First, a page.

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“It’s my voice; that’s how I speak”: The Rhythms of Northern English in Simon Armitage’s Poetry

Claire Hélie, Université Sorbonne Nouvelle - Paris 3

In 1991, when asked about the use of West Yorkshire dialect in his poetry, Simon Armitage answered: "It's my voice; that's how I speak." The casualness of the phrasing and the pledge of authenticity seem to dismiss the problem of the transposition of dialect into verse as a false problem on the ground that there is no gap between oral speech and written forms in his poems. And indeed, when one reads Armitage's poetry, one can't help but feel that the poet is speaking out loud to us in a Northern accent, a hypothesis which is confirmed when one listens to the poet in performance. Yet Armitage's work is not so much a quest for a putative authenticity as a postmodern game on the rhythmical possibilities of poetry through the performance of a voice, understood as a sound emission, with its specific vowel length, intonation, speed, that is to say, with its rhythms.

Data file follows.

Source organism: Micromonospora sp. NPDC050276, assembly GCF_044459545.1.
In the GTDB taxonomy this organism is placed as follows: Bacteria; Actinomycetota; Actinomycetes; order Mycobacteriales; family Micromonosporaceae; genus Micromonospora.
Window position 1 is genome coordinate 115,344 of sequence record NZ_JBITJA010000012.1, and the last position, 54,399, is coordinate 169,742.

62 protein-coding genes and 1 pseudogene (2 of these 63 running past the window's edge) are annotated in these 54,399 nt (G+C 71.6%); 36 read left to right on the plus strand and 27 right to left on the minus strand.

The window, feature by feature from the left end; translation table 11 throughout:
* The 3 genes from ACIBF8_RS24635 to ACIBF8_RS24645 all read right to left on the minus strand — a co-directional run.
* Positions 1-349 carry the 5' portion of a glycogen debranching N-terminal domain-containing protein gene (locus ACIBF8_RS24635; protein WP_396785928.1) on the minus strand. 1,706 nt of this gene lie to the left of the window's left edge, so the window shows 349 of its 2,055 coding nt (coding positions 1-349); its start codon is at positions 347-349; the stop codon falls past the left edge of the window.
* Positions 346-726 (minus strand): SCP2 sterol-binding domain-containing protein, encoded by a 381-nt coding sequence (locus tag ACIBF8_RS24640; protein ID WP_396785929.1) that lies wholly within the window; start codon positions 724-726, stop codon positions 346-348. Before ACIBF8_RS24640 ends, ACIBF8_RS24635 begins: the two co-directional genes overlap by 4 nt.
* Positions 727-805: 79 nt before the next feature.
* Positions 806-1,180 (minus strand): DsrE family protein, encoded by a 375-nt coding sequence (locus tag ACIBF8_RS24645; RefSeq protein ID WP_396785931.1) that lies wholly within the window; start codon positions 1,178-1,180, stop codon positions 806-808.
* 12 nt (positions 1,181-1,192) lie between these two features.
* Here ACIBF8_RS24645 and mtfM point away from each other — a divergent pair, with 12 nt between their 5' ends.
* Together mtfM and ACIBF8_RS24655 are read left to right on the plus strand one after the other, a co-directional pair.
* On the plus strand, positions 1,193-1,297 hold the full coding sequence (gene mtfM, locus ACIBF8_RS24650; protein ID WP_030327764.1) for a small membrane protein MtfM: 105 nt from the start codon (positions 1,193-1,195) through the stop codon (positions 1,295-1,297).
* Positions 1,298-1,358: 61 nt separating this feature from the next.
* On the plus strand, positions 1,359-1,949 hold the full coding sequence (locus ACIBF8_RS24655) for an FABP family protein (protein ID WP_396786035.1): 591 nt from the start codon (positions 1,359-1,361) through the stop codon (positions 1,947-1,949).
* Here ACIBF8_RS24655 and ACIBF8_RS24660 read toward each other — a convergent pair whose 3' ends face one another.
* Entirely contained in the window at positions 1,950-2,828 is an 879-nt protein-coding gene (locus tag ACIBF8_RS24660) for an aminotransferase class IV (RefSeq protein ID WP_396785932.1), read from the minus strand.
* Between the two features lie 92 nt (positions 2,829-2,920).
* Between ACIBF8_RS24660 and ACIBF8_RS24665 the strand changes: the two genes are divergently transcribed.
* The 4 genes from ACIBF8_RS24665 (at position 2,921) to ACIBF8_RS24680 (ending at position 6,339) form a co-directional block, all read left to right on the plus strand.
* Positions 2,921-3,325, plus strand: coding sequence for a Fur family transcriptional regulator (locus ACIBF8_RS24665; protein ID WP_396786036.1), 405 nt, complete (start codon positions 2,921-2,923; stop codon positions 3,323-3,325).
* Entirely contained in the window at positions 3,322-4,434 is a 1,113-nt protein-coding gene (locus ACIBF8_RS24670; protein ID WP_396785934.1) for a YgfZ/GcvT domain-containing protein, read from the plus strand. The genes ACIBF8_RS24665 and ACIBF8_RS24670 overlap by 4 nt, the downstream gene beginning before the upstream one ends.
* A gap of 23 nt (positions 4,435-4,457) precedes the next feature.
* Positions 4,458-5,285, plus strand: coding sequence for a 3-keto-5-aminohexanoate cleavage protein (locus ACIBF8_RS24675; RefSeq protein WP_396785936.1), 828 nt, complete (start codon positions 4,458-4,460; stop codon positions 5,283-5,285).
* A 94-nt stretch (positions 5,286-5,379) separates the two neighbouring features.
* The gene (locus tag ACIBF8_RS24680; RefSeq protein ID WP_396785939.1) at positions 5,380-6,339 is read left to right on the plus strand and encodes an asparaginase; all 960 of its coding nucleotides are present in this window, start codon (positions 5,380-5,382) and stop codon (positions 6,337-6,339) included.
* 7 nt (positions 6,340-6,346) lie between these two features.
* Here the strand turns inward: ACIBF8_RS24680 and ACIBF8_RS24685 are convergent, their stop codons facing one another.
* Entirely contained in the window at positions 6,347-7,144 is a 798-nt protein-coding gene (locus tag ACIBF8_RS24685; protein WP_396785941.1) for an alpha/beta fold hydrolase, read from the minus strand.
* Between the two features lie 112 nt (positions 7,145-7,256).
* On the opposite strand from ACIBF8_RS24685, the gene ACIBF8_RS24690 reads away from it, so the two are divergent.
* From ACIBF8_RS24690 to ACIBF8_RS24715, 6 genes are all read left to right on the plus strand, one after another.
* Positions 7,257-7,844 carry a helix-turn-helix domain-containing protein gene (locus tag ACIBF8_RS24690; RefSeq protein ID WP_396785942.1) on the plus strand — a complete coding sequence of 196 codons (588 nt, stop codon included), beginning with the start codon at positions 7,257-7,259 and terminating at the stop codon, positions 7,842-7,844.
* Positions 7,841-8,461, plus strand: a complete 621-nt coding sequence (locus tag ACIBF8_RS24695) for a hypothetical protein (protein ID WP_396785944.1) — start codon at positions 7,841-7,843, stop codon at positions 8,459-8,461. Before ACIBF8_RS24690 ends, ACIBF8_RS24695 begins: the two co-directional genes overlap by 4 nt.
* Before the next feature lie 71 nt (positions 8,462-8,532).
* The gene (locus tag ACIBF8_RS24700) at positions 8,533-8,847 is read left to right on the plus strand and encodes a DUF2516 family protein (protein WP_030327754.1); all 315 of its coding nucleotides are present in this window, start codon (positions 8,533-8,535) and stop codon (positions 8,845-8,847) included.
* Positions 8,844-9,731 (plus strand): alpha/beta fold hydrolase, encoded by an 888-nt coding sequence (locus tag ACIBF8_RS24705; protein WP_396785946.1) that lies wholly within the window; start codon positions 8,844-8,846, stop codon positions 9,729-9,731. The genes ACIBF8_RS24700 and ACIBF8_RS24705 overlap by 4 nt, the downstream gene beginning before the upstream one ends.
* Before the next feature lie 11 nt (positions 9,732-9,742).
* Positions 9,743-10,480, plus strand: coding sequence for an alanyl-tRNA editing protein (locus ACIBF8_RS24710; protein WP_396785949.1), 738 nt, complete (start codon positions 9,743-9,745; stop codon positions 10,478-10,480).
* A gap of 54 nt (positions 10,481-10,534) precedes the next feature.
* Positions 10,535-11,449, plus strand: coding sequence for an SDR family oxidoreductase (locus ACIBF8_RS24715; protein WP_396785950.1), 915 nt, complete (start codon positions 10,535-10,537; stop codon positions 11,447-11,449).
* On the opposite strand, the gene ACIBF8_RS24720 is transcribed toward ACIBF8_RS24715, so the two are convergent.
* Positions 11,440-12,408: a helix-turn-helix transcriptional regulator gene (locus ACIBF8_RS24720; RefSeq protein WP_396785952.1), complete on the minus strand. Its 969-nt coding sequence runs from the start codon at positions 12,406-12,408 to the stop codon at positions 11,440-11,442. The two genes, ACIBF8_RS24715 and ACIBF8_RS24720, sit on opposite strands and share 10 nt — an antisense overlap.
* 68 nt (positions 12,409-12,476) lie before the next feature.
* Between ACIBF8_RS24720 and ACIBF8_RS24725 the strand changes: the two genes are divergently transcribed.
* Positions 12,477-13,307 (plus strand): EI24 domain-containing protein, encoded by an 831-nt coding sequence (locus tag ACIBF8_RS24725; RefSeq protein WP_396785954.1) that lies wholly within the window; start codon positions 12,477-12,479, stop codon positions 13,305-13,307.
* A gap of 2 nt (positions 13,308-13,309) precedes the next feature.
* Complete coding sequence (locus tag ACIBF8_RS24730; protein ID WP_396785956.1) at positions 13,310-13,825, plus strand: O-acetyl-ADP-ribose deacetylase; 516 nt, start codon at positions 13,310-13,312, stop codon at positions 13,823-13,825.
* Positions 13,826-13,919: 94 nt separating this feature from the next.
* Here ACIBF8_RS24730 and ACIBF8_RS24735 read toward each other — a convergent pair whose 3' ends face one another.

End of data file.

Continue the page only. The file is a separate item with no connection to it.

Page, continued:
My argument is that the dialectal words, grammatical structures and intonations affect the rhythm of the poem and that, conversely, the poetic text elicits a reading out loud in a Northern accent. My analysis will consist in a typology of some of the poet's experiments with Northern-English rhythms on the page and during public readings, from the attempts at vocalisation in Zoom! (1989) to the transcription of dialect in The Phoenix (1997) and On an Owd Piktcha (2006). The study of Armitage's translation of Sir Gawain and the Green Knight (2007) will attempt to show that this rhythm, which is allegedly the representation of contemporary Northern English, is still indebted to medieval alliterative poetry.

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